Drivers of petrol and diesel cars are usually aware that driving at high speed, harsh acceleration and hard braking all contribute to lowering their fuel economy. Scientists can readily explain in terms of the thermodynamics of the internal combustion engine why driving such a car more smoothly and at gentler speeds will increase significantly the distance that might be travelled on a single tank of fuel. But, what about electric vehicles (EVs)?
A study published this month in the International Journal of Electric and Hybrid Vehicles from researchers at the University of Sunderland, UK, might provide an answer to that question. Mike Knowles, Helen Scott and David Baglee of the Institute for Automotive and Manufacturing Advanced Practice (AMAP) asked a number of drivers of different ages to take an EV around a standard route and monitored their driving style and energy consumption.
They found that efficiency could vary from 0.46 km to 1.89 km per percent of battery charge depending on driving style with the greatest efficiency. The team found that there are trends between age and efficiency and that these trends are dependent on the type of driving involved. The work might suggest for instance, that cautious older drivers may have a particularly economic driving style that could maximise the impact of energy regeneration during braking. The research is based on a small sample and the trends that emerge now warrant further investigation, the team says.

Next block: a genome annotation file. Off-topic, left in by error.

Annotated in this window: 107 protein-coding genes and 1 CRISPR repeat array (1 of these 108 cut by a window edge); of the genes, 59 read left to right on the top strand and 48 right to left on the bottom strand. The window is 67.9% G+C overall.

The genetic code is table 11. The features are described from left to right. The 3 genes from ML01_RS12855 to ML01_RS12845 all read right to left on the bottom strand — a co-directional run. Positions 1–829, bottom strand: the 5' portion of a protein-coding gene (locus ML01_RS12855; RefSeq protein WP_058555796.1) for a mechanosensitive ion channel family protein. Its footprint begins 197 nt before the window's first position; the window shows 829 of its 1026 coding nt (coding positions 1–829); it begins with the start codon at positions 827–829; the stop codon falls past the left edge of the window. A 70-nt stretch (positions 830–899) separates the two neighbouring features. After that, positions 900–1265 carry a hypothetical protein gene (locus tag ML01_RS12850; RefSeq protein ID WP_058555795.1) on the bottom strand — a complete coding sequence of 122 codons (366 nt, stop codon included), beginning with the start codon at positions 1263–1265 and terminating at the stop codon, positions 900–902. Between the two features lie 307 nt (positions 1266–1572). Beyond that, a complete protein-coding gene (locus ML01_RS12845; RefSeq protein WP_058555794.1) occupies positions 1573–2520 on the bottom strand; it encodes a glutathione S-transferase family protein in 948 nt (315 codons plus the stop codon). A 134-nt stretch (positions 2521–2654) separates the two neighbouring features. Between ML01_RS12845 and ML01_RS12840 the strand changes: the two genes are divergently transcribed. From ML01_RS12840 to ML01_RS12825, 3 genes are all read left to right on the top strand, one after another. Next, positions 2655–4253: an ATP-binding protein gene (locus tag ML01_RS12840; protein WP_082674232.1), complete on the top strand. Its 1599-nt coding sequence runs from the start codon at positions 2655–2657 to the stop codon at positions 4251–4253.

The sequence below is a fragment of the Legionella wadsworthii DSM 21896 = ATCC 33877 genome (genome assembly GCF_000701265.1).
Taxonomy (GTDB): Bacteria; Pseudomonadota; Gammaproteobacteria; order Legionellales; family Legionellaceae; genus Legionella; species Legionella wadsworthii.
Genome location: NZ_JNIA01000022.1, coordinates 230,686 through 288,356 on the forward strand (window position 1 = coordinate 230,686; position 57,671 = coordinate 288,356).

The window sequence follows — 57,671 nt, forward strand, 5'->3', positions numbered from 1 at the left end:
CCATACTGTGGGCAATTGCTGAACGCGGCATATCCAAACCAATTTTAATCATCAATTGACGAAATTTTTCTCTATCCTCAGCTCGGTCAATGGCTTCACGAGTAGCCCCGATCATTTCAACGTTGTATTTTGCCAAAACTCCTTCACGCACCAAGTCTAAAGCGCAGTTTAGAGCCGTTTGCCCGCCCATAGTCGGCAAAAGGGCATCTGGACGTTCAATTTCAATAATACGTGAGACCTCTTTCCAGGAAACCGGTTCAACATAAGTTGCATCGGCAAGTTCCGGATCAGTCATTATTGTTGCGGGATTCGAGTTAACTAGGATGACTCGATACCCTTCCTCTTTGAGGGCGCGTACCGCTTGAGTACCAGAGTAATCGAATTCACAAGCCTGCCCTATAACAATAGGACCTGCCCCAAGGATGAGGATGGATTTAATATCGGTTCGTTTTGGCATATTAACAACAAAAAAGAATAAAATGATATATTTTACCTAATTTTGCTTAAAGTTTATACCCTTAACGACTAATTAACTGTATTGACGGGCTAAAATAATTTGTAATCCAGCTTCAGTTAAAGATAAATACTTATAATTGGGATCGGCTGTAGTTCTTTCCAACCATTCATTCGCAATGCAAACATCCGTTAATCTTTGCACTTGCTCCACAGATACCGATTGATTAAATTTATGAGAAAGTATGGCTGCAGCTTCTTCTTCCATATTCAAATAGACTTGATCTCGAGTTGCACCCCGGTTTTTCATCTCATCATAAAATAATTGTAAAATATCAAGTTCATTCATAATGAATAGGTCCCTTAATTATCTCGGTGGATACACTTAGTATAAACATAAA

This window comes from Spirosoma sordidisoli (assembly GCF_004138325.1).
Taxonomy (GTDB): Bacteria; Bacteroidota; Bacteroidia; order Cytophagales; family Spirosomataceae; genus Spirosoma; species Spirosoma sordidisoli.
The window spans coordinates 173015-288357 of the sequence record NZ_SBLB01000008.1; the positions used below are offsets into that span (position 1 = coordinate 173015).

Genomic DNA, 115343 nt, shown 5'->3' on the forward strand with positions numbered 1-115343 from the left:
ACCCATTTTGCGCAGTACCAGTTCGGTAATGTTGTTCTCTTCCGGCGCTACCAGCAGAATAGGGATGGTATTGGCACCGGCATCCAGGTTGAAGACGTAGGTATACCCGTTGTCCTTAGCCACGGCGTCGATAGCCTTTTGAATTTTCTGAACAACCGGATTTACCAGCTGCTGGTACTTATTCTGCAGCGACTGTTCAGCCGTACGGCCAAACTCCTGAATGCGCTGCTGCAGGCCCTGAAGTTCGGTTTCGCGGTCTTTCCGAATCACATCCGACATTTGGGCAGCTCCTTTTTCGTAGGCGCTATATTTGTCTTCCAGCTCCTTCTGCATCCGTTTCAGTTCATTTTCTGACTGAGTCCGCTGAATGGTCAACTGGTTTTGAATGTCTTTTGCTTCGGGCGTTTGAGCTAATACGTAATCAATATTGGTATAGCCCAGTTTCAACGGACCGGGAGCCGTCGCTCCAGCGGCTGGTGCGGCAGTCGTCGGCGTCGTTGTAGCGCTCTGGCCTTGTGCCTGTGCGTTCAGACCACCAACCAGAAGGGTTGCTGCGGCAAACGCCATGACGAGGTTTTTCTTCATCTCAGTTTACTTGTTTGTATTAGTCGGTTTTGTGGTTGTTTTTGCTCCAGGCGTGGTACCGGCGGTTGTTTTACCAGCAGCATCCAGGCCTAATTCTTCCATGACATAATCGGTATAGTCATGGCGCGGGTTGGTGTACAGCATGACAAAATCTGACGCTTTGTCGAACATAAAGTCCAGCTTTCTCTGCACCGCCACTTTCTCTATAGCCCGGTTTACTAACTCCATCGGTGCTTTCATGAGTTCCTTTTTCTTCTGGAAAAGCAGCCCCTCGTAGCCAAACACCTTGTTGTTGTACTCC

The number of EVs on the road is increasing rapidly. If current incentives for switching away from oil-derived fuels are maintained then growth will lead to 200 times the current number on the roads by 2030, the researchers say. However, for that or even greater growth the current driving range of EVs, which is about 150 km between charges, may need to increase to allow drivers to use such vehicles for long-distance journeys rather than short city-wide driving. The issue of the seven-hour re-charge cycle must also be addressed. In the meantime, education regarding efficiency and driving style is needed. Given an aging population in which the number of male drivers over the age of 70 is expected to double and the number of female drivers treble over the next 20 years
"If the social and economic benefits of EVs are to be fully realised then it is crucial that the reactions of their systems to different driving styles is understood so that driver training can be optimised alongside the ongoing development of the technology," the team concludes.
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